by G. Maajidah Abdullah
CAA$$H (Community Actuated Association Strategic Spending Help) is a consumer organization set to help empower the consumer – especially consumers who have little or no support.
This manifests itself in the erratic spending habits within the African American community. Our organization offers a search and recover service to businesses we discover around the community that exhibit potential.
We advise these businesses on ways to upgrade and market themselves. It doesn’t matter how excellent a service or product you are providing when the people are not aware you have what they need or want.
As for the community as consumers, that is the other end of the service we provide. CAA$$H is attempting a form of self-reparations while at the same time correcting the mis-education and redirecting the people to healthy economic practices to empower their own selves. Every nationality comes to America and takes advantage of the opportunities it provides to step up into mainstream society. As they move on they kick dirt into the faces of a people enveloped in self-hate–us. Why? Because most of us will fight for the “right” to spend their pennies at the plantation owner’s store. It makes them feel important. They don’t understand those measly pennies they have collectively make billions of dollars for other people. We could become rich overnight if we just supported our own businesses in our own community.
It reminds me of a movie I saw in the late 60’s or early seventies called, “They Live.“ A man of European decent finds some special sun glasses that allows him to see the aliens among the human population who are trying to take over the Earth.
The man who can see the aliens for who they are has to force the people to look through his glasses to see just what is going on right under their noses. To me, that movie nailed our condition as Black people.
I have only a few more articles left in the series of Black Family Drought. However, we will continue addressing our community’s economy. When people have issues with organizations, businesses, services or most anything effecting the community,
CAA$$H will investigate, present our findings and make the community aware of situations that may be detrimental to community residents. Feel free to write us at CAA$$H when you encounter positive or negative issues existing in and around your community.
I would like to reiterate this Black History issue with a little information about the first African American Lady of Poetry, Phyllis Wheatley. Of course, you know she was a slave who was taught to read and write by her master’s wife. She learned English fluently and wrote poetry, which her owners helped her publish in book form. They had to go all the way to England to find a publisher, as no one would permit them to do publish anything by a Black person, let alone a slave in the America’s at that time. They published the book and she was eventually freed. She later met an African American freeman lawyer and married. They had three children.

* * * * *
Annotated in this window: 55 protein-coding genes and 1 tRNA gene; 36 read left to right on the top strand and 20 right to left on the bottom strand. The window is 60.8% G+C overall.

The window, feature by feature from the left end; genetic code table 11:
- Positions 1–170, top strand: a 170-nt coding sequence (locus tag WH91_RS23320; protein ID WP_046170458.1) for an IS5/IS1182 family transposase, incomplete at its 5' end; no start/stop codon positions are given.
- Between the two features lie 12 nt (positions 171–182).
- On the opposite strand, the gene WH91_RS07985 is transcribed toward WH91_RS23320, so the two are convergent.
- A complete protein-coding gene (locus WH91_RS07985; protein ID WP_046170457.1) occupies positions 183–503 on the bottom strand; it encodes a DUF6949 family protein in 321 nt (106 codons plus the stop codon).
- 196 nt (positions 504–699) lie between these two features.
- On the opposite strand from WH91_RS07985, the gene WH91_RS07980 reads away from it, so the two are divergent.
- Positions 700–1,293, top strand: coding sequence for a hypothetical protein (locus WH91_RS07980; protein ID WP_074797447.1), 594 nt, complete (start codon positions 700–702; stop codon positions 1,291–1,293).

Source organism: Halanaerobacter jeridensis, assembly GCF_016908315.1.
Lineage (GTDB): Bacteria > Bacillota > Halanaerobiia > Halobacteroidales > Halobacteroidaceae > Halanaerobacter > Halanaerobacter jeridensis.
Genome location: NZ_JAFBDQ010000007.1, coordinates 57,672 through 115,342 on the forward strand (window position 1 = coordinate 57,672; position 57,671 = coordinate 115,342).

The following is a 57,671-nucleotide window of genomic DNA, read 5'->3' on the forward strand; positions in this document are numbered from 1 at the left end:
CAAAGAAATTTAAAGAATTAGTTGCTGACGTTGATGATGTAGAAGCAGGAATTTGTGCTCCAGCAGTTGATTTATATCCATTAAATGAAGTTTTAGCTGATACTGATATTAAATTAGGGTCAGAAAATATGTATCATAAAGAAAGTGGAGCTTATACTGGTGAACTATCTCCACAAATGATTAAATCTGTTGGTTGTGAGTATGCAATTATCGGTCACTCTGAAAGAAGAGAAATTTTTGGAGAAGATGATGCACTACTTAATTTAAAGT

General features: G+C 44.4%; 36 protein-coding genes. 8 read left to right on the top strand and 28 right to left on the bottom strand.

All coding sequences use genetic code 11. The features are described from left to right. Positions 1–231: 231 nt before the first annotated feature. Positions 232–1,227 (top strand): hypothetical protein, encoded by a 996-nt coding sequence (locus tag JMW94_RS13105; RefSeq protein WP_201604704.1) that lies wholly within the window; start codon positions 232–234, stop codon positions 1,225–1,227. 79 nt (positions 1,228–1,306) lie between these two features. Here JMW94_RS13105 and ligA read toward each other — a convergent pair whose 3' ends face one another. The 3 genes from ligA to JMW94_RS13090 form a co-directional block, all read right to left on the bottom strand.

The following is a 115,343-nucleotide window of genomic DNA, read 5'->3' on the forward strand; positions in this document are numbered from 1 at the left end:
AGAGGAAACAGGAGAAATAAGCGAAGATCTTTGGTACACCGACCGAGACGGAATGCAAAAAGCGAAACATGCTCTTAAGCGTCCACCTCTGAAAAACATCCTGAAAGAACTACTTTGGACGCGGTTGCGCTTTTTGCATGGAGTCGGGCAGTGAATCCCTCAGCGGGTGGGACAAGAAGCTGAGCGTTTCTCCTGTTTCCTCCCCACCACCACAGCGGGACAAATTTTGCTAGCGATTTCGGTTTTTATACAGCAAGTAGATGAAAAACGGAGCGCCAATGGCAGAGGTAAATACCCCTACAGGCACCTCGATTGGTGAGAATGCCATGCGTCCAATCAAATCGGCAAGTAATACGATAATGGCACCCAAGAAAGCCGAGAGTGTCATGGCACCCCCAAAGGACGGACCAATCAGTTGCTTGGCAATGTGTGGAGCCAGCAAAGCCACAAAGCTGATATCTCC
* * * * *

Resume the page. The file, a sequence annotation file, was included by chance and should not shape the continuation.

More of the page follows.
What you may not know is that no one would use her husband’s services, not even Black people. So he opened a grocery store. And again, no one Black or White would support his store.
Why did the people of color not support his store? Maybe they were told not to. Though there was obviously no slavery in the North and where Wheatley and her husband and children lived, there was mental slavery.
The free former slaves, were jealous of Wheatley and her family’s and resented their social position. Today, many Blacks with education and business ambitions face the same obstacles as Wheatley’s family did: Jealousy and resentment from their own people.
Wheatley’s husband closed the store and went in search of manual labor. He moved his family into a room in an African American boarding home. Phyllis and her children fell ill and literally starved to death before he was able to return to them.
He thought in his absence the other freed Black people would at least feed and watch over his family. He thought wrong. He tried to recover his wife’s unpublished manuscript, but it has never been found.
Every one of us still suffer from the same mentality that killed Wheatley and her children. We don’t try to fight our own inclination not to support our own. Every day, when we need to purchase anything, do we ask ourselves is there a business in our community that we can support and get what I need and want? Do We?
CAA$$H will be providing a registry of approved businesses and services offered in the community, as well as expose businesses that are abusing the community’s trust. If you want to be A CAA$$H Consumer, we are offering free memberships for a limited time.
Fill out the application below and send it in to the Milwaukee Community Journal with a passport photo and we will send you your CAA$$H Consumer’s Card. There will be special rates at participating stores, employment opportunities and other perks and services available to you as a courtesy. Remember, we can win if we support our community businesses.
October 16, 2014 //
By Richard G. Carter “All I want is to enter my house justified…” Joel McCrea, “Rid...
August 1, 2014 //
“Those that tell, don’t know. And those that know, won’t tell…” Ossie Davis, “Do the Right Thi...